GH: And they’re awesome and they make great music and they’re really lovely people, so it’s been great. They’re really hot at the moment and they’re selling out all these great venues and yeah so for it’s wonderful because we usually don’t play to that many people, as many people as we’re playing to on this tour
LO: Who would you say influences your music, do you draw inspiration from other artists or places maybe?
GH: Well kind of everything influences us, we were talking about it earlier, I think artists-wise it’s probably a whole range of people, Simon and Garfunkel, the Cocteau Twins…
TM: Yo La Tengo…
GH:…Yo La Tengo, but we’re also kind of influenced by movies and soundtrack music, like To Live and Die in L.A., Manhunter, and things like that.
RC: Kind of coming off the influences and what you’re compared to, a lot of people give you sort of an ’80s label, how do you feel about being compared to that era of music, do you embrace it, do you see it as a little cramping if you will?
GH: I mean I don’t feel like it’s that much 80’s, I can kinda see how maybe a few uses of the keyboard might suggest that it’s a bit 80’s but what do you think?
TM: Yeah, I think it’s just one of those things that people like to kind of attribute your music to some kind of era or genre and the 80’s is fine. We use synthesizers in quite a lot of the songs on this record so I guess that makes sense.
GH: Yeah we get it, we get it.
RC: So your music video that came out in April for Berlin Lovers, set in kind of an almost rundown roller rink, I don’t know if they’re still a thing in the UK but roller rinks aren’t much of thing anymore which gives it a great sort of nostalgia vibe. What led you to decide to have a music video there?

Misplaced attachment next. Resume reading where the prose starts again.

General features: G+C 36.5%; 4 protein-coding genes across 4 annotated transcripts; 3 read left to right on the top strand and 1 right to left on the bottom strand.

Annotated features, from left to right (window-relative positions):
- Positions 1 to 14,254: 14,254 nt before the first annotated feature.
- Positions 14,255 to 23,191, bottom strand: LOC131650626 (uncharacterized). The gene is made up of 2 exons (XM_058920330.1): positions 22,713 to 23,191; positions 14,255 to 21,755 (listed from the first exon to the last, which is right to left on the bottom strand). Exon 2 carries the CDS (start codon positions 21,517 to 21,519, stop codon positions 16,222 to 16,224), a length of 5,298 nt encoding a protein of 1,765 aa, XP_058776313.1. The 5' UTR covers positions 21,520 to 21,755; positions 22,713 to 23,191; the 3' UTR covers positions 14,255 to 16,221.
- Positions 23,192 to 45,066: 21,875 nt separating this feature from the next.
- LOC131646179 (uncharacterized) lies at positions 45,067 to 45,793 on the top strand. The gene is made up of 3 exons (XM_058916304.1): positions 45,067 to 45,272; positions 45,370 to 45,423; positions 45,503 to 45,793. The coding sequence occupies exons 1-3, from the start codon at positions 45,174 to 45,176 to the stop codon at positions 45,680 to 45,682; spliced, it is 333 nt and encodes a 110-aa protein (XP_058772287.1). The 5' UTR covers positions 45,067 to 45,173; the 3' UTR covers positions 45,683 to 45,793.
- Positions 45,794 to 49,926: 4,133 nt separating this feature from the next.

GH: Well, we finished the song Berlin Lovers and I think we wrote it really quickly, seriously, like in fifteen minutes, and we were just kind of dancing around the room and the first thing I thought of was rollerskating and I don’t know why, but we actually shot the video in Seattle, it’s a Seattle roller rink, and it was just fantastic. I just emailed Christian [Sorensen Hansen] who did the video and I said “Ah, we should do it in a roller rink with young kids” and he kinda took the idea from there and made it what it is.
LO: So from what I understand, during your live shows, you guys have a very visual performance, you include projections, how do you come up with them? Do you use movie clips, music video clips, do you film your own videos?
TM: It’s a combination of things. Leon [Dufficy], who plays in our live band, puts together projections that kind of match the vibe of the songs that we’re playing, some of it is footage he shot himself and some of it’s kinda found footage from really old weird films and it kinda combines some of these images into what you will see tonight!
RC: Definitely looking forward to that! Now as I understand from reading through media and things and what you alluded to earlier, it kind of started off as your project that you needed a vocalist for and you found said vocalist. Has that evolved since then in the last two or three years where it’s been more collaborative or has it been more or less the Greg Hughes Show, if you will?
GH: I mean, yeah I mostly write everything but definitely on this last record there was far more collaboration and we look forward to doing the third record, which will be even more so, definitely Tessa was way more involved in this.
TM: Yeah, definitely.
LO: So this is more of a broad question: Is there any music that’s come out recently that you guys have really been enjoying?
DH: Yeah, Mac DeMarco.
TM: The new Dirty Beaches album [Drifters/Love is the Devil], it’s really cool.
LO: You guys are signed to Sub Pop Records, which is a fantastic record label; how has that experience been? How do you like your record label?
DH: Yeah, we love it, it’s awesome, the whole way that we met was really cool, they flew over and saw us play and we sort of hit it off and it’s been really great. They send us on these great jaunts across Europe and America, and yeah they’re cool, really cool.
RC: If you can describe your music as a plate of food, what dish do you think best encompasses the type of music you play?
DH: I’m thinking like a grilled sea bass with…
TM: I was thinking salmon but we’re thinking along the same lines, which is good.
DH: Grilled sea bass, it’s fulfilling but it’s not too heavy.
Still Corners’ new album, Strange Pleasures, was released on May 7th on Sub Pop Records.
–by Lotanna Obodozie and Raynell Cooper